With Leaders Refusing to Adjourn Sine Die, Senate May Return in December
After passing the largest expansion in the history of the 38-year-old Medicare program Tuesday, Senate GOP leaders declined to adjourn the chamber sine die and left open the option of calling Senators back the week of Dec. 8 for what could be a very contentious effort to pass an omnibus spending bill.
With appropriators and the White House unable to reach final agreement on the shape of the omnibus until today, Senate Majority Leader Bill Frist (R-Tenn.) sent Senators home for the Thanksgiving holiday and convened a series of press briefings designed as valedictories to the GOP’s efforts through the first session. Frist said he was waiting to see what the House would do in the coming weeks before making a final decision and would consider calling the chamber back into session.
“I think probably that means not sine die now,” Frist told reporters, adding later, “I’ll keep all options open. That’s why I don’t want to close the place down now.”
At one point Republicans had considered seeking unanimous consent to adjourn with a resolution saying the chamber was closed for business, but would approve the omnibus once the House passed it next month — an idea Democrats flatly rejected because of their opposition to several controversial provisions believed to be in the final version of the bill.
“There’s a possibility now that we will be coming back Dec. 8. I don’t think we could possibly U.C. it,” Minority Leader Tom Daschle (D-S.D.) said.
“The omnibus is dead unless they take stuff out of it,” Minority Whip Harry Reid (D-Nev.) proclaimed before heading to the airport for a flight out of town. Whether the debate comes in December or January, Reid said Democrats specifically object to any alteration of the provision passed in both chambers barring the Federal Communications Commission from instituting new rules for media ownership sought by its chairman, Michael Powell, as well as several other provisions.
House Republican leaders, meanwhile, remained determined to reconvene Dec. 8 for a one-day session to wrap up the year’s business.
GOP leaders said Tuesday that regardless of the Senate’s plans, they will bring the House back in two weeks to consider the omnibus. Once Members pass the spending measure, the House will adjourn until Jan. 20.
“We want to get our work done,” said John Feehery, spokesman for House Speaker Dennis Hastert (R-Ill.). “We’re going to come back in December and get the omni bill done.”
Feehery said Republican leaders will continue to encourage their Senate counterparts to return in December to complete the appropriations process. House leaders filed the omnibus conference report on Tuesday.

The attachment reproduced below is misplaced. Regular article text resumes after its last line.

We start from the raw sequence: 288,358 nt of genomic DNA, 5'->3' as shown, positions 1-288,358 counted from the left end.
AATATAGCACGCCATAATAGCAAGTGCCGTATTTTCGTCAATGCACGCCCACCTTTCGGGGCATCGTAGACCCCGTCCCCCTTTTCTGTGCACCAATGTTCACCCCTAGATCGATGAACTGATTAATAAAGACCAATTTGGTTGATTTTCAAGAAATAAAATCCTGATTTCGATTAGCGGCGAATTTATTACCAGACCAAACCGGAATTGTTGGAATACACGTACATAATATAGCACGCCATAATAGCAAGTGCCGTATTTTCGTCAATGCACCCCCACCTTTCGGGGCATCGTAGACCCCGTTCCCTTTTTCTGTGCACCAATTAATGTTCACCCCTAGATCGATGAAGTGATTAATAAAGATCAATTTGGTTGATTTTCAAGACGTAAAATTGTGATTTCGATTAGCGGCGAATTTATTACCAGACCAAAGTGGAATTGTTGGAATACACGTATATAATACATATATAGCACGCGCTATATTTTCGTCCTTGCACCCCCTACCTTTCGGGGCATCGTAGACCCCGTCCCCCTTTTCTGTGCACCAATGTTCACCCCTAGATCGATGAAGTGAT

Frist now faces a choice: He could let the House pass the omnibus next month and keep the Senate out until its planned start date of the second session of the 108th Congress, Jan. 20, and risk being attacked for not doing the people’s work. Or, Frist can make a decision that will be very unpopular with many of his colleagues and call the Senate back for a heated debate the week of Dec. 8.
Sen. Ted Stevens (R-Alaska), Appropriations chairman, indicated he would be willing to come back to work in December, as did Daschle: “If that’s what it takes.”
The confusion over the schedule, however slightly, muddled what otherwise was arguably the single biggest achievement of Frist’s brief tenure as leader — passing the nearly $400 billion Medicare bill that included a prescription drug benefit for some seniors. In a somewhat surprisingly narrow vote, 54-44, Republicans mustered enough support to pass what may prove to be their most politically important domestic policy priority.
Two of the Democratic presidential contenders, Sens. John Kerry (Mass.) and Joe Lieberman (Conn.), did not vote today on the measure after returning home from the campaign trail over the weekend to help lead a failed filibuster attempt Sunday and Monday.
Twelve Democrats supported the measure, and nine conservative Republicans opposed it.
“The victory is for the American people,” Frist said, declining to claim what was obviously a big political win for the Republicans.
But Democrats said they were ready to pounce on the issue, beginning to work on how best to frame what they consider to be a political albatross around the GOP’s neck, whether in direct mail pieces in the near term or political attack ads next fall. “We’re working on how to frame it,” said Sen. Jon Corzine (N.J.), chairman of the Democratic Senatorial Campaign Committee.